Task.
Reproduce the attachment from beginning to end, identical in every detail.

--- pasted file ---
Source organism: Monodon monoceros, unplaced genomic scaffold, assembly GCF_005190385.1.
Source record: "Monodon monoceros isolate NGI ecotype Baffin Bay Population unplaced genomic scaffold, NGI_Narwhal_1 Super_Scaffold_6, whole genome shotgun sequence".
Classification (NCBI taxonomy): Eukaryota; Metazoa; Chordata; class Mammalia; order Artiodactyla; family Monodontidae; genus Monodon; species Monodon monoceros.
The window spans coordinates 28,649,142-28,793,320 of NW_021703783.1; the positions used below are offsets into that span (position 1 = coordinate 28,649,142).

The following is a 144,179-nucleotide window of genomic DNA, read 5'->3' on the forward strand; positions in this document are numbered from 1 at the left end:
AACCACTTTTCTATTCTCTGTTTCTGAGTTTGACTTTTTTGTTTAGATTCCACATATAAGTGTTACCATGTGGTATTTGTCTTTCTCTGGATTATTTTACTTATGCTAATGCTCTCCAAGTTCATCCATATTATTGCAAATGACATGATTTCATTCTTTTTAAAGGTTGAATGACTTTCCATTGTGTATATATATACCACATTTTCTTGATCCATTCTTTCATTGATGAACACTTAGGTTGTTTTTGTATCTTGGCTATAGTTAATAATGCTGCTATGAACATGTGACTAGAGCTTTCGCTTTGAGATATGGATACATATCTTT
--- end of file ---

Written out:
Source organism: Monodon monoceros, unplaced genomic scaffold, assembly GCF_005190385.1.
Source record: "Monodon monoceros isolate NGI ecotype Baffin Bay Population unplaced genomic scaffold, NGI_Narwhal_1 Super_Scaffold_6, whole genome shotgun sequence".
Classification (NCBI taxonomy): Eukaryota; Metazoa; Chordata; class Mammalia; order Artiodactyla; family Monodontidae; genus Monodon; species Monodon monoceros.
The window spans coordinates 28,649,142-28,793,320 of NW_021703783.1; the positions used below are offsets into that span (position 1 = coordinate 28,649,142).

The following is a 144,179-nucleotide window of genomic DNA, read 5'->3' on the forward strand; positions in this document are numbered from 1 at the left end:
AACCACTTTTCTATTCTCTGTTTCTGAGTTTGACTTTTTTGTTTAGATTCCACATATAAGTGTTACCATGTGGTATTTGTCTTTCTCTGGATTATTTTACTTATGCTAATGCTCTCCAAGTTCATCCATATTATTGCAAATGACATGATTTCATTCTTTTTAAAGGTTGAATGACTTTCCATTGTGTATATATATACCACATTTTCTTGATCCATTCTTTCATTGATGAACACTTAGGTTGTTTTTGTATCTTGGCTATAGTTAATAATGCTGCTATGAACATGTGACTAGAGCTTTCGCTTTGAGATATGGATACATATCTTT